China-backed hackers known as Volt Typhoon have been compromising critical infrastructure providers in the US and other countries for at least five years. Their goal is to launch destructive cyberattacks [1] [6], particularly targeting operational technology in the event of a major conflict or crisis [6].


Volt Typhoon [1] [2] [3] [4] [5] [6] [7] [8] [9], a state-sponsored cyber group from China, has been identified as the primary actor behind these attacks [7]. They have targeted critical infrastructure organizations in sectors such as energy [7], water [1] [4] [5] [6] [7] [8], telecommunications [1] [4] [5] [7] [9], and transportation systems [5] [7]. The group has exploited vulnerabilities in routers [6], firewalls [6], and VPNs to gain initial access [2] [6], and they have used stolen administrator credentials to maintain access [6]. They have the capability to manipulate HVAC systems [6], disrupt energy and water controls [6], and potentially access camera surveillance systems [6].

The US Cybersecurity and Infrastructure Security Agency (CISA) [5] [7], the National Security Agency (NSA) [7], and the FBI have released a joint Cybersecurity Advisory [3], stating that state-sponsored actors from China are compromising and maintaining access to US critical infrastructure [3]. The advisory provides actionable information and threat detection and mitigation strategies applicable to “living-off-the-land” activity [3]. CISA has also published a Secure by Design Alert for small office/home office (SOHO) device manufacturers to protect against Volt Typhoon compromises. Critical infrastructure organizations and technology manufacturers are strongly urged to read the advisory and guidance to defend against this threat [3].

The FBI and US Department of Justice recently announced the disruption of the KV Botnet run by Volt Typhoon [6]. The group also targets government assets in Australia, the UK [2] [3] [6] [8] [9], Canada [5] [7] [8], and New Zealand [5] [7] [8]. The assessment by the US agencies is that Volt Typhoon is attempting to position themselves on IT networks in preparation for disruptive or destructive cyberattacks on critical infrastructure in the United States. The group’s behavior and choice of targets indicate that they are pre-positioning themselves to disrupt critical infrastructure functions. The potential for these actors to use their network access for disruptive effects in the event of geopolitical tensions or military conflicts is a concern [7].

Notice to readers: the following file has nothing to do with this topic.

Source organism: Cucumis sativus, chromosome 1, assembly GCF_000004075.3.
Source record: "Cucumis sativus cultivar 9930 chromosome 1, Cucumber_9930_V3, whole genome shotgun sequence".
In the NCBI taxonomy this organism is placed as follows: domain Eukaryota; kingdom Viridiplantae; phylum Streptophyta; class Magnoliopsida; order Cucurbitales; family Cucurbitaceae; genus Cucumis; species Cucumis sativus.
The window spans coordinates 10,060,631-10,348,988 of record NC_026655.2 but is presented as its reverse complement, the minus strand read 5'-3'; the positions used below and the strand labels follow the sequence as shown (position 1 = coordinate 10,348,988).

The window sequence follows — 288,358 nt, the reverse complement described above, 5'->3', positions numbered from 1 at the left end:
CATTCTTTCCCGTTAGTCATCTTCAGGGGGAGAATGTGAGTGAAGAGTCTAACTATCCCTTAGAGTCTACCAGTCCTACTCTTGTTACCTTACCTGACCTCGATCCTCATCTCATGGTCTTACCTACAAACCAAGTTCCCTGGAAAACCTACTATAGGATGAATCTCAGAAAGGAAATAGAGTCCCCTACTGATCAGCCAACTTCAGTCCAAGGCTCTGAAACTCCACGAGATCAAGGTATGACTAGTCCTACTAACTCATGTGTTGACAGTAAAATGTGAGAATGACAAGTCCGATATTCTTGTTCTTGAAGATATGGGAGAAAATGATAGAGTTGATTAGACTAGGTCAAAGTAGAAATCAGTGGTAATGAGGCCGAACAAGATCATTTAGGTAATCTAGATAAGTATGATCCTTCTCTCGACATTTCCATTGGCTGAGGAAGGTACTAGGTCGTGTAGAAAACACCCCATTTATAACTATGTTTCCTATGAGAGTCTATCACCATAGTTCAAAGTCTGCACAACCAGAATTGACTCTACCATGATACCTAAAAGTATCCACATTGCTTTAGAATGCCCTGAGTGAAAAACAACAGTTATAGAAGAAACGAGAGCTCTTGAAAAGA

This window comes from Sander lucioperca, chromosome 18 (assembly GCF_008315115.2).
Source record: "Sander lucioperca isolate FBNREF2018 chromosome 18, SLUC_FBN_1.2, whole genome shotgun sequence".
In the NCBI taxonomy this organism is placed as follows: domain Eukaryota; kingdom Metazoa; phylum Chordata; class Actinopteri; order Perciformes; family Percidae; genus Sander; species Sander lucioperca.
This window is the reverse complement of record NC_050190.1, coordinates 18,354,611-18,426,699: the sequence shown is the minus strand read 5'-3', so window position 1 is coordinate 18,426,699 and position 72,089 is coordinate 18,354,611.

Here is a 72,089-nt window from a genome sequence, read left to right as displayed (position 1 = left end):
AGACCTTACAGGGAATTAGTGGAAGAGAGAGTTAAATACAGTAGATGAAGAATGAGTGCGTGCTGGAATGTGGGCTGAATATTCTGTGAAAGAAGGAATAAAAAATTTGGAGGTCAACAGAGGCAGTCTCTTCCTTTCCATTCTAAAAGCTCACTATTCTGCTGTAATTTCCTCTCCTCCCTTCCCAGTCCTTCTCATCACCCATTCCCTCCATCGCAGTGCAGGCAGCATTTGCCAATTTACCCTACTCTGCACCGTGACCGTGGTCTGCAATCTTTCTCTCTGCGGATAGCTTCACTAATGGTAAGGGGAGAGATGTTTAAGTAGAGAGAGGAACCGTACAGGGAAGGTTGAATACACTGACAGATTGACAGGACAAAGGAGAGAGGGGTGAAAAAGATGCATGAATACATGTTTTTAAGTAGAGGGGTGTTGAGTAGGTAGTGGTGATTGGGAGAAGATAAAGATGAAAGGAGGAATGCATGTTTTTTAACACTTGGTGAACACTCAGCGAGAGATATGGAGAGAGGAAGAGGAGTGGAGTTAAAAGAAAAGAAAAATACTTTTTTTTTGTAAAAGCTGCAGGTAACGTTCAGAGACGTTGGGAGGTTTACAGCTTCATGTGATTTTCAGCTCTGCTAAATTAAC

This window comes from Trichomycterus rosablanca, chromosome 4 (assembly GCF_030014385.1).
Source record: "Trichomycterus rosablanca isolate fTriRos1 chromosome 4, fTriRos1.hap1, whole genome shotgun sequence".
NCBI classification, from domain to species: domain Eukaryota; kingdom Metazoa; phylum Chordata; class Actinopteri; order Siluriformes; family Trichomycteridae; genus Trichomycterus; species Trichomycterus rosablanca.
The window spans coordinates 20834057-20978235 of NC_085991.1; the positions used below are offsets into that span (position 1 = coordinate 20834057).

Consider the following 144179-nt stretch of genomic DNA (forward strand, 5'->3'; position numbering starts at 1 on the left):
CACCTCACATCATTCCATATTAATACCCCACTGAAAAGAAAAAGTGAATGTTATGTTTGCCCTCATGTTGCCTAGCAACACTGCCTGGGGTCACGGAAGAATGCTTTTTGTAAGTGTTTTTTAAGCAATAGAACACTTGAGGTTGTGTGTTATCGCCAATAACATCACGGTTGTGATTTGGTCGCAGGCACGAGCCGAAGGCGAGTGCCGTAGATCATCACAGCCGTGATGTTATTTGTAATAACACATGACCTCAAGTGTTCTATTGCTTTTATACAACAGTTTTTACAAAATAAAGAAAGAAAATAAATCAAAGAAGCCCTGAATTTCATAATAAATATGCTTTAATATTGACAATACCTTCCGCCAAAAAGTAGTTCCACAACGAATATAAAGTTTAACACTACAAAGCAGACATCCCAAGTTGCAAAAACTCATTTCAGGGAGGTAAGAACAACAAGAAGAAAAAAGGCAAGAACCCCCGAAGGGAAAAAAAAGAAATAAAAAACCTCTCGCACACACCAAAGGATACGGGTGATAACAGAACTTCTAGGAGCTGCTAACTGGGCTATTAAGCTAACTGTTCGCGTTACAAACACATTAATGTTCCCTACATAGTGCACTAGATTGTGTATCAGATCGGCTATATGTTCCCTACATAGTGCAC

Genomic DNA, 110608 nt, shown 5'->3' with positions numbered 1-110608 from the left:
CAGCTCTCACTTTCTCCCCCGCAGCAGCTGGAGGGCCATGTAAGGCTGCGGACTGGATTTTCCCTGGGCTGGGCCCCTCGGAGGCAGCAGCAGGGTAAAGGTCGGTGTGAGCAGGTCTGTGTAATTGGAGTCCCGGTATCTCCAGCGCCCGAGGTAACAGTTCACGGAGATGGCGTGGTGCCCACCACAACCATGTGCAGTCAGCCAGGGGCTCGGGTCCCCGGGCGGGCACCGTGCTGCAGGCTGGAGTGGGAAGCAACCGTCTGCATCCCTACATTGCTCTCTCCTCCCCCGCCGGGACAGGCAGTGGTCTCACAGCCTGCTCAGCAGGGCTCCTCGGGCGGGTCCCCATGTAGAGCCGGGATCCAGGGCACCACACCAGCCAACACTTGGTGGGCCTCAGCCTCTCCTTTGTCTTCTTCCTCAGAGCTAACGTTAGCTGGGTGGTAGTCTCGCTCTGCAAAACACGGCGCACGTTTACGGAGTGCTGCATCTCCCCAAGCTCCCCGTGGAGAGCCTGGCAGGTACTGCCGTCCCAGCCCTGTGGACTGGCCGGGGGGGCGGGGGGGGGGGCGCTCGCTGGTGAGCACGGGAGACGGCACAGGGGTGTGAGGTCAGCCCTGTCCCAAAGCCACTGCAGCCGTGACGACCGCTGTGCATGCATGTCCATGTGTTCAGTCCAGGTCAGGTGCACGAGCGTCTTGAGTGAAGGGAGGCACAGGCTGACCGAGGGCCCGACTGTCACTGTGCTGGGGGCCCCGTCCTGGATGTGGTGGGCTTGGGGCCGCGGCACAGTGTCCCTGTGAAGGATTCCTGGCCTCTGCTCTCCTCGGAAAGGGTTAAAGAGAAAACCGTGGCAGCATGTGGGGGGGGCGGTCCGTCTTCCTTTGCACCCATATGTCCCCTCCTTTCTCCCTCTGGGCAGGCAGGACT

Volt Typhoon has been known to exploit network appliances from vendors including Fortinet [2], Ivanti [2], Cisco [2], NetGear [2], and Citrix to gain initial access to targeted IT infrastructure [2]. They have maintained access to victim IT environments for at least five years and are skilled at discovering and exploiting zero-day vulnerabilities. The US agencies recommend patching critical assets and known exploited vulnerabilities in appliances frequently targeted by Volt Typhoon [2]. Small businesses that serve as suppliers to critical infrastructure providers are also at risk [2].


The actions of Volt Typhoon pose a significant threat to critical infrastructure providers in the US and other countries. The potential for disruptive cyberattacks on industries such as transportation, energy [1] [4] [5] [6] [7] [9], communications [1] [4] [5] [7] [9], and water and wastewater systems is a cause for concern. Mitigations and incident response recommendations have been provided to disrupt Volt Typhoon’s accesses and reduce the threat to critical infrastructure entities [7]. The ongoing efforts to create panic and disruption in preparation for a possible military attack in the Asia-Pacific region highlight the need for increased cybersecurity measures and vigilance in the face of state-sponsored cyber threats.